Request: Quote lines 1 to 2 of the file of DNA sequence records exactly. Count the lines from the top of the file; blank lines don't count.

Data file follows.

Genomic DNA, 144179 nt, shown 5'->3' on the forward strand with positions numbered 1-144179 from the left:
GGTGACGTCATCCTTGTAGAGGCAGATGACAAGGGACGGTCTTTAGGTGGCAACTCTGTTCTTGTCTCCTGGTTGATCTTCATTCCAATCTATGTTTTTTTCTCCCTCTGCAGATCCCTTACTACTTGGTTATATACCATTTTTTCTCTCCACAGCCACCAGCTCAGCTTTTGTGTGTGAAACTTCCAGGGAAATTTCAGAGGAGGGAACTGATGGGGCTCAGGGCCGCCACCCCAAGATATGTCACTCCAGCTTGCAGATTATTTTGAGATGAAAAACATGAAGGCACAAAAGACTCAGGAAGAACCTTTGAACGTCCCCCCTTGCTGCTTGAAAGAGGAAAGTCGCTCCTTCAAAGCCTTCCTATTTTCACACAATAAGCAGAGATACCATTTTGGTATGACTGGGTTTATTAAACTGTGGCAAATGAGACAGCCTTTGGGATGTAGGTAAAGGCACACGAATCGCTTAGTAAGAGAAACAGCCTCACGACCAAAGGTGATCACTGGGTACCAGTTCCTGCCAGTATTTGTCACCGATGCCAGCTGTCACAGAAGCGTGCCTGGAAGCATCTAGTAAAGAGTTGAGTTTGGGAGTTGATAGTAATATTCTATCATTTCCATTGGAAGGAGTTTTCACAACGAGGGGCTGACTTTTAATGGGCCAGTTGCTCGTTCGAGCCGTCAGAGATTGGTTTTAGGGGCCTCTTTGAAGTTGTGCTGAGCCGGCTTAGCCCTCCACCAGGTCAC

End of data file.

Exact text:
Genomic DNA, 144179 nt, shown 5'->3' on the forward strand with positions numbered 1-144179 from the left:
GGTGACGTCATCCTTGTAGAGGCAGATGACAAGGGACGGTCTTTAGGTGGCAACTCTGTTCTTGTCTCCTGGTTGATCTTCATTCCAATCTATGTTTTTTTCTCCCTCTGCAGATCCCTTACTACTTGGTTATATACCATTTTTTCTCTCCACAGCCACCAGCTCAGCTTTTGTGTGTGAAACTTCCAGGGAAATTTCAGAGGAGGGAACTGATGGGGCTCAGGGCCGCCACCCCAAGATATGTCACTCCAGCTTGCAGATTATTTTGAGATGAAAAACATGAAGGCACAAAAGACTCAGGAAGAACCTTTGAACGTCCCCCCTTGCTGCTTGAAAGAGGAAAGTCGCTCCTTCAAAGCCTTCCTATTTTCACACAATAAGCAGAGATACCATTTTGGTATGACTGGGTTTATTAAACTGTGGCAAATGAGACAGCCTTTGGGATGTAGGTAAAGGCACACGAATCGCTTAGTAAGAGAAACAGCCTCACGACCAAAGGTGATCACTGGGTACCAGTTCCTGCCAGTATTTGTCACCGATGCCAGCTGTCACAGAAGCGTGCCTGGAAGCATCTAGTAAAGAGTTGAGTTTGGGAGTTGATAGTAATATTCTATCATTTCCATTGGAAGGAGTTTTCACAACGAGGGGCTGACTTTTAATGGGCCAGTTGCTCGTTCGAGCCGTCAGAGATTGGTTTTAGGGGCCTCTTTGAAGTTGTGCTGAGCCGGCTTAGCCCTCCACCAGGTCAC